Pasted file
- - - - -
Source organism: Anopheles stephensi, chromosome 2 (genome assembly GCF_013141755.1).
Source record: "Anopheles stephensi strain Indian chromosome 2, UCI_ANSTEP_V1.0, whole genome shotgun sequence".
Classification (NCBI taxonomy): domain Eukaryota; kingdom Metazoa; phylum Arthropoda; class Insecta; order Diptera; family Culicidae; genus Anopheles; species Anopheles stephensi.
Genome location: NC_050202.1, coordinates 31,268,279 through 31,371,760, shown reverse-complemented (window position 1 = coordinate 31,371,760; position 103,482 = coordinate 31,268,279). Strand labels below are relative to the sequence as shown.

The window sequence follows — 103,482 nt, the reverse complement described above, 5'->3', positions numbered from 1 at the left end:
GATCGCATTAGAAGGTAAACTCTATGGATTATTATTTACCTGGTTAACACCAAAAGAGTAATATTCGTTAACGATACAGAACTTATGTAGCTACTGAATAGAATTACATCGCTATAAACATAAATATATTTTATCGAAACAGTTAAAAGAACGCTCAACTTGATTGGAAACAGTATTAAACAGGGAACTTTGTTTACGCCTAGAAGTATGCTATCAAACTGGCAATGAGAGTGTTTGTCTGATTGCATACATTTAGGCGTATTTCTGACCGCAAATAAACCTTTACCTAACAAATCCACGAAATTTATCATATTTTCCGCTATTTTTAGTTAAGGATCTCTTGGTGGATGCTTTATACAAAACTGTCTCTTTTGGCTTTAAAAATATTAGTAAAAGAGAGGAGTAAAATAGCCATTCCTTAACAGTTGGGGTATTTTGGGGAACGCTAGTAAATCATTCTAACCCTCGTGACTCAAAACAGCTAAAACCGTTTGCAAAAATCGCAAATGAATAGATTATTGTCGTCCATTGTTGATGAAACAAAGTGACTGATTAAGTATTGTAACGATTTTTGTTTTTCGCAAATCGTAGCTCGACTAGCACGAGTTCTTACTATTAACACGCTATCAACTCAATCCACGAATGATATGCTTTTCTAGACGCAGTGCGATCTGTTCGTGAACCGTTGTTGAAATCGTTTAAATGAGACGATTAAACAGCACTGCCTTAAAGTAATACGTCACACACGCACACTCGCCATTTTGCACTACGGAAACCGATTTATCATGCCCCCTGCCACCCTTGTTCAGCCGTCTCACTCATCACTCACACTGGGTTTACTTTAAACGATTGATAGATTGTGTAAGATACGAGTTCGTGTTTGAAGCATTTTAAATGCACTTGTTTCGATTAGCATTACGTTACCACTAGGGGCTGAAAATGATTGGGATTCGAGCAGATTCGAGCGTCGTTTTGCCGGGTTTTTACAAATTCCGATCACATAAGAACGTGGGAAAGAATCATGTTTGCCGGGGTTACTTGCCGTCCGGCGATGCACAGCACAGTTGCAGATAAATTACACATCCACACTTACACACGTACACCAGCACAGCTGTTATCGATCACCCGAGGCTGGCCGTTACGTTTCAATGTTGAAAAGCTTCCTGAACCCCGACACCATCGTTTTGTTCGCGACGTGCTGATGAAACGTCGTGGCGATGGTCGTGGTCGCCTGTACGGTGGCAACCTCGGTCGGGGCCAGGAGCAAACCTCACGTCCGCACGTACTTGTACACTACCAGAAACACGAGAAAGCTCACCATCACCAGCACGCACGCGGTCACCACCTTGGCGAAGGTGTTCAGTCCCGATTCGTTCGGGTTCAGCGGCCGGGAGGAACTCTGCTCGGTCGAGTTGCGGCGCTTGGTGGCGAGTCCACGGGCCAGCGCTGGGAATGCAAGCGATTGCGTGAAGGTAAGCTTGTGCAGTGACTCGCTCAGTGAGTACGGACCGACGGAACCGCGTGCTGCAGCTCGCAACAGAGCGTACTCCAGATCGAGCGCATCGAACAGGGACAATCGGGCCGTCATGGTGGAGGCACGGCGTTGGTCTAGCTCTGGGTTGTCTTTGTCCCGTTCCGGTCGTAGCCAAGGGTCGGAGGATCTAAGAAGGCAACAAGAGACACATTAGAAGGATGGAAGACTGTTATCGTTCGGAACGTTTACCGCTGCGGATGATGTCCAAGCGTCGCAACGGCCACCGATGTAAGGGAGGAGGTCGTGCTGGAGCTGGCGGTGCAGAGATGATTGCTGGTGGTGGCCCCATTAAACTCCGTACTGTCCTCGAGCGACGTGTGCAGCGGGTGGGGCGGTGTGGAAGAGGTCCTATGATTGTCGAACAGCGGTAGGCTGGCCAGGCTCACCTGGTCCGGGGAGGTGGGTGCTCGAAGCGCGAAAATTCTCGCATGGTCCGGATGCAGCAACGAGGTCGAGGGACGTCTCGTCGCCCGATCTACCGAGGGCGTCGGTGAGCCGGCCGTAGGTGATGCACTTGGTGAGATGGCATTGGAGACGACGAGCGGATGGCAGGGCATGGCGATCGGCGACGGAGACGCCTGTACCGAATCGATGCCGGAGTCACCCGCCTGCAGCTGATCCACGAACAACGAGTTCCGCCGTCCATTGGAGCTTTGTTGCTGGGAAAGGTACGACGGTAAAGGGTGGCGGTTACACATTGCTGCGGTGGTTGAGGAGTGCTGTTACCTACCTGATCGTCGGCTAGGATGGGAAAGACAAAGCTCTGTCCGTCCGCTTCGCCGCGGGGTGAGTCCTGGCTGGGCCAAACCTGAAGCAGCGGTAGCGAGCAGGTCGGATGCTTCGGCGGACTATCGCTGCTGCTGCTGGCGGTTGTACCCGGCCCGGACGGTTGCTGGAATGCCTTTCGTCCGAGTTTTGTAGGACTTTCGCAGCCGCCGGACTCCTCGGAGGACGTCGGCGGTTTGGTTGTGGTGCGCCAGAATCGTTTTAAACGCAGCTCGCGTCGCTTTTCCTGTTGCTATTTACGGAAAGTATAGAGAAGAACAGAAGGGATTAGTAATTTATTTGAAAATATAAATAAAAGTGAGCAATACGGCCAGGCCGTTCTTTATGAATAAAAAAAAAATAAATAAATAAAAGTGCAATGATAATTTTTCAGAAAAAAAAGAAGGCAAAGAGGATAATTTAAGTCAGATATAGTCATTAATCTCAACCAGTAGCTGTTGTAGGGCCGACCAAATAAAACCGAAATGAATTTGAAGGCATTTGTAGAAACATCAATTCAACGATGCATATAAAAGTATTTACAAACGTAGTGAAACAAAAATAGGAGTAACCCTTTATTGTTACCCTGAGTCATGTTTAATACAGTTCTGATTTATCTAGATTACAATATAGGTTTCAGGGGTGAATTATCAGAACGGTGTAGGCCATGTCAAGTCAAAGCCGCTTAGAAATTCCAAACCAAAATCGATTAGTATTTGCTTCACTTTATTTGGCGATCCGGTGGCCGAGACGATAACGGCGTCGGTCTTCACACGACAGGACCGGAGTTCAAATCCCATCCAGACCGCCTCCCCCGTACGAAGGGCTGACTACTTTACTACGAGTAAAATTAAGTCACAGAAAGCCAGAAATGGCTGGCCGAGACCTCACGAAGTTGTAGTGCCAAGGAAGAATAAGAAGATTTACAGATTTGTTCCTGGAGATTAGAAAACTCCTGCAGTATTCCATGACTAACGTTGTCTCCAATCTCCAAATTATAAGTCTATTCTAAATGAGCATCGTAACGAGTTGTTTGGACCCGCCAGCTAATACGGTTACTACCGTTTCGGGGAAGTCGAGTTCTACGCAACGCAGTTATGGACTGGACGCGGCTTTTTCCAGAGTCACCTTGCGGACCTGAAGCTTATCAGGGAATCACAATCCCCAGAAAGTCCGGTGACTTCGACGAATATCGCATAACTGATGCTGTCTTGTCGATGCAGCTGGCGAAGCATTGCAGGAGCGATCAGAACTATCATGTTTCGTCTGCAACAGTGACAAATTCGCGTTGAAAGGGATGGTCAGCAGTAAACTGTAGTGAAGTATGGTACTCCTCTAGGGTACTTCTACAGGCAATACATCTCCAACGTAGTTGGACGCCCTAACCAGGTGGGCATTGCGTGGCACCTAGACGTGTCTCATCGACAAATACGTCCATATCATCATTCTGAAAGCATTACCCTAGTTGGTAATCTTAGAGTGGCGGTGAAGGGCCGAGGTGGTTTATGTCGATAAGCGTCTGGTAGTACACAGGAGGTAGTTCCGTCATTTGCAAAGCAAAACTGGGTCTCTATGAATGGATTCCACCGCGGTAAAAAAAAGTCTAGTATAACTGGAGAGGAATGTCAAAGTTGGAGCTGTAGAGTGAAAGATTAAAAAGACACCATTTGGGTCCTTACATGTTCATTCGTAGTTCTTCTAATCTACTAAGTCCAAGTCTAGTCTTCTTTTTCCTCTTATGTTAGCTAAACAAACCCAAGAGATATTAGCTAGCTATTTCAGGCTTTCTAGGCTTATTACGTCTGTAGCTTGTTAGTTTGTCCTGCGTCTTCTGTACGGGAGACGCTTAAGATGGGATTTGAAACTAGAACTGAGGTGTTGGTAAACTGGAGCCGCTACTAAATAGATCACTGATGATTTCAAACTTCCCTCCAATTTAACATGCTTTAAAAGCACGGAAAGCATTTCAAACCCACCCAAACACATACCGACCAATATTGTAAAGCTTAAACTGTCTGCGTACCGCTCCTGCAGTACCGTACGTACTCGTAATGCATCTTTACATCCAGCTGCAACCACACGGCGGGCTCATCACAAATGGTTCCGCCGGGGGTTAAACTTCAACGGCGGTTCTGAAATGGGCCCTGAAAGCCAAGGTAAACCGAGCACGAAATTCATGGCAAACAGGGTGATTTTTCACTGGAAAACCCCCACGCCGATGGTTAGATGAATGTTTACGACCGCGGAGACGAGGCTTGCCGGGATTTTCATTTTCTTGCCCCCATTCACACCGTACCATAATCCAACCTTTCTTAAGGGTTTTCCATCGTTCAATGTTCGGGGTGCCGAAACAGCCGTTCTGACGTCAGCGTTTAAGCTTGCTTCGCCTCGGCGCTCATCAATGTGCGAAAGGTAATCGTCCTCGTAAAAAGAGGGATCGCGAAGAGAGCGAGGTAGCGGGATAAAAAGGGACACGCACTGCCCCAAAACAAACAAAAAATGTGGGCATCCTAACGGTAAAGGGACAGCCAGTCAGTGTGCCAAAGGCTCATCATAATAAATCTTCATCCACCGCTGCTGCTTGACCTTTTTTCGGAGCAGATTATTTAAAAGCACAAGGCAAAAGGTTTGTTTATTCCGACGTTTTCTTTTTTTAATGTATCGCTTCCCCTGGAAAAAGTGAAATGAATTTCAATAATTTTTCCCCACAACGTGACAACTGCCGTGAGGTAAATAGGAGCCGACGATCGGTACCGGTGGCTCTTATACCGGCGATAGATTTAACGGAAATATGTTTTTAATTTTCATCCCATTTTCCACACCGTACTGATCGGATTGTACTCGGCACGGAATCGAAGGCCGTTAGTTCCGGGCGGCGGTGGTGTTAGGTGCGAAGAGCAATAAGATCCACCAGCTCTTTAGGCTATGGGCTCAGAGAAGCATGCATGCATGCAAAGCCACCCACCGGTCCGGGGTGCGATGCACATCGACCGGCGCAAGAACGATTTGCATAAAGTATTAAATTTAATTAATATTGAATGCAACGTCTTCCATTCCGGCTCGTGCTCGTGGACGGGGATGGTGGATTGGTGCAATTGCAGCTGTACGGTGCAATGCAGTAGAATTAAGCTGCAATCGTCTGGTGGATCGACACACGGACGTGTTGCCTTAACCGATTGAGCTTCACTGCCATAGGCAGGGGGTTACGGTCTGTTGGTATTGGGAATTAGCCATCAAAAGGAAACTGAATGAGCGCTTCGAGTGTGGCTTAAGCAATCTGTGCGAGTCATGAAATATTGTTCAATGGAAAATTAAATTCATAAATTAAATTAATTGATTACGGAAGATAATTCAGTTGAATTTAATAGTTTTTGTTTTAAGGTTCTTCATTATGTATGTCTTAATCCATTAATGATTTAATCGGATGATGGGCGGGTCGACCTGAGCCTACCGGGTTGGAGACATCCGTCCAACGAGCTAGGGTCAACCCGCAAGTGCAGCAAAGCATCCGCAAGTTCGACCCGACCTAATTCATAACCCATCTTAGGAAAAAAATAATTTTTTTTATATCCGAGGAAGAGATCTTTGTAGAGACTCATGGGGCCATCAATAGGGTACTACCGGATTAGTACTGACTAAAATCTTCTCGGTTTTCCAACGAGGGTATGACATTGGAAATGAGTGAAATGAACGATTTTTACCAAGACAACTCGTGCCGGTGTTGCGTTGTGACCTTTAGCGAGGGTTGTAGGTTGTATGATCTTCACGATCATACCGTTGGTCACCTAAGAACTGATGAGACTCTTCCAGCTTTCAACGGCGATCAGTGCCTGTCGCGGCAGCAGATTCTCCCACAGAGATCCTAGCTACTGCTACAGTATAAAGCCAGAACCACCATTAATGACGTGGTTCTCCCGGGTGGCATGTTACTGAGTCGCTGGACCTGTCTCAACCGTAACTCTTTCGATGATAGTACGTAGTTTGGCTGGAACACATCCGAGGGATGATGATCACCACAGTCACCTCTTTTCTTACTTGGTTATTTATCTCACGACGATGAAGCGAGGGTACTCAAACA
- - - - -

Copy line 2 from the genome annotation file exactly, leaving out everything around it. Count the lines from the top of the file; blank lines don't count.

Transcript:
Source record: "Anopheles stephensi strain Indian chromosome 2, UCI_ANSTEP_V1.0, whole genome shotgun sequence".